A Fiendish Conversation with Susan Robb
For her latest interactive installation, the Seattle artist turns to Skype to sculpt.
Susan Robb has been part of the local art conversation for years. "The Seattle artist's interactive installations get people to walk miles (The Long Walk), squat in high-end buildings (Sleeper Cell Training Camp), and lock their bikes to a Parking Squid," says arts editor Laura Dannen. Now she's making conversation the art with the Skype Skulpt Studio at Cornish. Robb will take instruction from artists via Skype on how to build a sculpture with materials she has on hand—or found objects people bring in—and then return the favor. Each session is broadcast live in the Cornish gallery and results in two artworks (one constructed by Robb and one that the video-chat collaborator will mail to Cornish).
For our latest Fiendish Conversation we pseudo-ambushed the forward-thinking artist for a chat about making conversations visible, critics, and former bands.
What led to the Skype element of Skype Skulpt Studio?
My work has lately been socially engaged work. I’m interested in working with other people to create a piece; it typically has been about that interaction or the time that we spend together. It seems like creating sculptures with other people would do two things: It would continue that inquiry into socially engaged work, but it would also... sort of make visible the structure of conversation. I have this idea that when you speak to your friends, or you speak to anybody, you’re creating this invisible structure that’s made out of words, and gestures, and the feeling of the conversation. My hope is that in this piece—through this piece—that some of that idea comes across.
We’ll place the call and I’ll show the artist the material I have—basically my vocabulary—and they’ll do the same. And then improvisationally, of course—the way a conversation works—I’ll direct them in the making of something, and vice versa.
One of the exhibit’s parameters is that people can bring in materials and found objects for you to use when sculpting. What are you hoping to get out of that?
That extends the conversation to more than just me and the artist I’m having the call with. Basically those objects become interjections into the conversation. I present a number of materials to the artist, and they do the same, and then I direct them in the making of a sculpture using the things they’ve shown me and vice versa. So the things that people bring in are the things that the other artist ends up using in their piece, so to speak.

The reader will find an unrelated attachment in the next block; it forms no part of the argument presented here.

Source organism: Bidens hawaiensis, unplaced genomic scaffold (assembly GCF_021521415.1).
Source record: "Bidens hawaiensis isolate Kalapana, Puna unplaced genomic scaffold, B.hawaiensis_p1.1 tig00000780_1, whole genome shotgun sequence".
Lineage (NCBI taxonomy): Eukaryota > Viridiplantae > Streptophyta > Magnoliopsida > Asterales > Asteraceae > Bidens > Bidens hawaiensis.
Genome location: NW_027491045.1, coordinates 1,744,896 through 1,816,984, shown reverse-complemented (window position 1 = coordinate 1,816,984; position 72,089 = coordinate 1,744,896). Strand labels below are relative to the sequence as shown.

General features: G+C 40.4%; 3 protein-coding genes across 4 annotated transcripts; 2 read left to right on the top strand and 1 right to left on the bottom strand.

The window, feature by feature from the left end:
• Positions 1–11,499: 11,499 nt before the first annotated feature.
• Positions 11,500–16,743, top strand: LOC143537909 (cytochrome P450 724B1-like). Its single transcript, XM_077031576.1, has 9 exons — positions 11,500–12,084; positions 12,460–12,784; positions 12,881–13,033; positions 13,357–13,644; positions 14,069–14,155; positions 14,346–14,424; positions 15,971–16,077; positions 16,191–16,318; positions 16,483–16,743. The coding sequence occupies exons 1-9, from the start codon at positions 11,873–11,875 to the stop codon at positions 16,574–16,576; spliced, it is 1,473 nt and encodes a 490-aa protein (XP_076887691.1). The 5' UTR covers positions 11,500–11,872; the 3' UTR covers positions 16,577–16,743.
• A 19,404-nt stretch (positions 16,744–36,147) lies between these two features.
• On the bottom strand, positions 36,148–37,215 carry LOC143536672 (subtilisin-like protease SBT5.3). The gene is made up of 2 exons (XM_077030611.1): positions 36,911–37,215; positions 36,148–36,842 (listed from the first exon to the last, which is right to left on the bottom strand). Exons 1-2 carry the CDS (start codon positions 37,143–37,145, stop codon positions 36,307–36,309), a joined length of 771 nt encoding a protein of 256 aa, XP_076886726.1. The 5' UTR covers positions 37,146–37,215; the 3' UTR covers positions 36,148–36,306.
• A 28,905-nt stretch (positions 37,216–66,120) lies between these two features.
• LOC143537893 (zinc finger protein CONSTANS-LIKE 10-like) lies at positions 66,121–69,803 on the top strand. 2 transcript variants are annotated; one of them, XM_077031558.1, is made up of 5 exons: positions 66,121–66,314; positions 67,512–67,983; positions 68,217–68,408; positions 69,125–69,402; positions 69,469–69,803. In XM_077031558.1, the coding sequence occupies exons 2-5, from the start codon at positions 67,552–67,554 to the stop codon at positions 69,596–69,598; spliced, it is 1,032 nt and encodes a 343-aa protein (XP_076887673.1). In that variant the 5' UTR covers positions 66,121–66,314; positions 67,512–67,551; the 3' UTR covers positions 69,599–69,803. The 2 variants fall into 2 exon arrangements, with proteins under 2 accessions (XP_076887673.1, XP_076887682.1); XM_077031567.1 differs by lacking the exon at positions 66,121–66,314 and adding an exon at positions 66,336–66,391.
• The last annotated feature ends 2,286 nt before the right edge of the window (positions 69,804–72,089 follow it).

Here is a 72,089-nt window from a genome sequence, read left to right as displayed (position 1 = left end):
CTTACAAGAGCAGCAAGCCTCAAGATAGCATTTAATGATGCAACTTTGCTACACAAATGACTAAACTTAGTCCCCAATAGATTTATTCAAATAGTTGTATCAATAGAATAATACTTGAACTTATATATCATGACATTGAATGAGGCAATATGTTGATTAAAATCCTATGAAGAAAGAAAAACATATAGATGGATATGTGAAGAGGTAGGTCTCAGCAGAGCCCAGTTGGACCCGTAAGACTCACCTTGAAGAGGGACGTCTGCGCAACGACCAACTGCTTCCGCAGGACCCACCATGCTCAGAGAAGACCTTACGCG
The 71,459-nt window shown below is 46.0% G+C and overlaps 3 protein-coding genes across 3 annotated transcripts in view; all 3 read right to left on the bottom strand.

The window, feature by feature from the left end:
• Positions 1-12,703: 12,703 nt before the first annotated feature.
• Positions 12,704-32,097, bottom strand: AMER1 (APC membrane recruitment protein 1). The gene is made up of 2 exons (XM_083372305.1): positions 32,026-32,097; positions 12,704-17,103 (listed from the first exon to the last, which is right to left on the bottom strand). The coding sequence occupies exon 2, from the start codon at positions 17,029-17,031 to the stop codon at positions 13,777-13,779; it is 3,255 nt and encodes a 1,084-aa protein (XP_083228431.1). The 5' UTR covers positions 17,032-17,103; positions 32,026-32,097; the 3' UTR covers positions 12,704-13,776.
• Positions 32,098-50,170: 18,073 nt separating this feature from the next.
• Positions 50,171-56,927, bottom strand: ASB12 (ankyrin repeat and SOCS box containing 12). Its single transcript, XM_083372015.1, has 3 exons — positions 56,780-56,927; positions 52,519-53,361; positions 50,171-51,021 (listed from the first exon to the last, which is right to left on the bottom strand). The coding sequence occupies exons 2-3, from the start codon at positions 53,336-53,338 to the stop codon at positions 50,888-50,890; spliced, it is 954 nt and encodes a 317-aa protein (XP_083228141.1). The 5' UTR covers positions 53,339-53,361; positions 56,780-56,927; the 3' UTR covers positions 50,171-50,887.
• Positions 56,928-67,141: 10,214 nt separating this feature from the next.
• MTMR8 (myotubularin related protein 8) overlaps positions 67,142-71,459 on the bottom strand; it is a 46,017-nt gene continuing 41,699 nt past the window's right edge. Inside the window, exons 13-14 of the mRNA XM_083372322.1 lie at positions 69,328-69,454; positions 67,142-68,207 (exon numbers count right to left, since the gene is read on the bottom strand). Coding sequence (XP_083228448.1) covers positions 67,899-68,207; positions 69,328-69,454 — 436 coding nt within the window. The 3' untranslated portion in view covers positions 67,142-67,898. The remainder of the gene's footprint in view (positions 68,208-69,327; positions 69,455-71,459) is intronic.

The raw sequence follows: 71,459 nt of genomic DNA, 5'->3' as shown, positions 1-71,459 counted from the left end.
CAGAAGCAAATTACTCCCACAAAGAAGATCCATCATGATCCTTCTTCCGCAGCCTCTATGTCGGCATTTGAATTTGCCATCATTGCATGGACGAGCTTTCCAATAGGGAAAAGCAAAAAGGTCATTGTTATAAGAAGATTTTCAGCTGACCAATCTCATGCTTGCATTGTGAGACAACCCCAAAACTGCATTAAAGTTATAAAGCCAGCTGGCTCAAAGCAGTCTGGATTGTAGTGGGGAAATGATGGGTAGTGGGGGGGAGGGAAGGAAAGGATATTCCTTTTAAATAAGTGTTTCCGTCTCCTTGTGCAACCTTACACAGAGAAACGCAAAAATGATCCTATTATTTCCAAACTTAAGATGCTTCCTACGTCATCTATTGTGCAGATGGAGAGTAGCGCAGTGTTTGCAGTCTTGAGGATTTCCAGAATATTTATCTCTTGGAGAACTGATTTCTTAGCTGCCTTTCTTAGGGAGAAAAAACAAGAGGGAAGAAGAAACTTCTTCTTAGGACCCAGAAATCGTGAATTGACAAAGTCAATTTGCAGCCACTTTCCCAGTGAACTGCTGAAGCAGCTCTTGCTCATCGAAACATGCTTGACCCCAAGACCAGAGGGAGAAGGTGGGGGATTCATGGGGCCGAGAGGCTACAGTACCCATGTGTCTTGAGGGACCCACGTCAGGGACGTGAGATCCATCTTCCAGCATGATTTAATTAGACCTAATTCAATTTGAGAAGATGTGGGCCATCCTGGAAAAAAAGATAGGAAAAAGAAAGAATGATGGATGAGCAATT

Which up-and-coming local artists should people take note of?
I’m not sure how up-and-coming or emerging they are, but Mike Simi, Susanna Bluhm, Julie Alpert… There’s probably more. I mean, there really are so many great artists in Seattle, it’s hard to name them all.
How has Seattle shaped your artistic voice?
That’s such a complex question 'cause I do think geography ends up being everything for me. Because geography is so important, I started creating work that was site specific—that dealt with this place, like in terms of The Long Walk. ... ONN/OFF, the light festival, obviously was created because of the depressing, rainy, totally gloomy winters. I needed to make something that would take me out of that, and I had a feeling that a lot of other people were feeling the same thing that I was feeling.
If you weren’t an artist what line of work might you have considered?
Musician. I used to be in a band and I got a lot of satisfaction out of that, too. I played bass and sang in a band called Incredible Force of Junior.
What's your opinion of critics?
I like art critics. I wish there were more art critics in Seattle. I think that the Seattle art scene would be made stronger by more critical conversation, more give-and-take, more ways to connect the work that’s being made her to larger themes. So I’m all for critique.
Susan Robb: Skype Skulpt Studio
Skulpting sessions on Nov 3 & 10, Dec 1 & 15; Cornish Gallery, Cornish College of the Arts